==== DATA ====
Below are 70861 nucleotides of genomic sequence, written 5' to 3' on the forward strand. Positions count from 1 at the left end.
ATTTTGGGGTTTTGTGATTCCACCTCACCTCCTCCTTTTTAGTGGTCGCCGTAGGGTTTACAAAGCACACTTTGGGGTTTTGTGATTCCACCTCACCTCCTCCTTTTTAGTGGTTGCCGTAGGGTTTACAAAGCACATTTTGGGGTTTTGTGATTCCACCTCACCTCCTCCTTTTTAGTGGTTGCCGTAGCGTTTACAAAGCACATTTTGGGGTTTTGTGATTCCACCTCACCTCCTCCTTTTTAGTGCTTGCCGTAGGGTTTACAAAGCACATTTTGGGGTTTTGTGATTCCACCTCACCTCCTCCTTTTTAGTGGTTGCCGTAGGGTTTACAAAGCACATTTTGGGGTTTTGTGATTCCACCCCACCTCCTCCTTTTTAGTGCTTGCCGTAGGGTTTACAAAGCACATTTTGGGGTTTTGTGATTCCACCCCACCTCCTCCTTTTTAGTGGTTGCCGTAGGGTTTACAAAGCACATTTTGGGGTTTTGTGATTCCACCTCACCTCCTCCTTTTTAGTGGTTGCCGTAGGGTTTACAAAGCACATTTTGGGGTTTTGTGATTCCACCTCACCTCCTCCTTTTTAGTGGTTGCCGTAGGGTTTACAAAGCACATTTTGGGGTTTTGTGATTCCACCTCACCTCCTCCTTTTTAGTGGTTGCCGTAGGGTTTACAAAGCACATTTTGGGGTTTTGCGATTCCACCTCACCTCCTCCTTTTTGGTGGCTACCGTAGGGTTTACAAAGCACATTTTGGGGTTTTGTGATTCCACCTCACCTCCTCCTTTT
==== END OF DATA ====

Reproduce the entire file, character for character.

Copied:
Below are 70861 nucleotides of genomic sequence, written 5' to 3' on the forward strand. Positions count from 1 at the left end.
ATTTTGGGGTTTTGTGATTCCACCTCACCTCCTCCTTTTTAGTGGTCGCCGTAGGGTTTACAAAGCACACTTTGGGGTTTTGTGATTCCACCTCACCTCCTCCTTTTTAGTGGTTGCCGTAGGGTTTACAAAGCACATTTTGGGGTTTTGTGATTCCACCTCACCTCCTCCTTTTTAGTGGTTGCCGTAGCGTTTACAAAGCACATTTTGGGGTTTTGTGATTCCACCTCACCTCCTCCTTTTTAGTGCTTGCCGTAGGGTTTACAAAGCACATTTTGGGGTTTTGTGATTCCACCTCACCTCCTCCTTTTTAGTGGTTGCCGTAGGGTTTACAAAGCACATTTTGGGGTTTTGTGATTCCACCCCACCTCCTCCTTTTTAGTGCTTGCCGTAGGGTTTACAAAGCACATTTTGGGGTTTTGTGATTCCACCCCACCTCCTCCTTTTTAGTGGTTGCCGTAGGGTTTACAAAGCACATTTTGGGGTTTTGTGATTCCACCTCACCTCCTCCTTTTTAGTGGTTGCCGTAGGGTTTACAAAGCACATTTTGGGGTTTTGTGATTCCACCTCACCTCCTCCTTTTTAGTGGTTGCCGTAGGGTTTACAAAGCACATTTTGGGGTTTTGTGATTCCACCTCACCTCCTCCTTTTTAGTGGTTGCCGTAGGGTTTACAAAGCACATTTTGGGGTTTTGCGATTCCACCTCACCTCCTCCTTTTTGGTGGCTACCGTAGGGTTTACAAAGCACATTTTGGGGTTTTGTGATTCCACCTCACCTCCTCCTTTT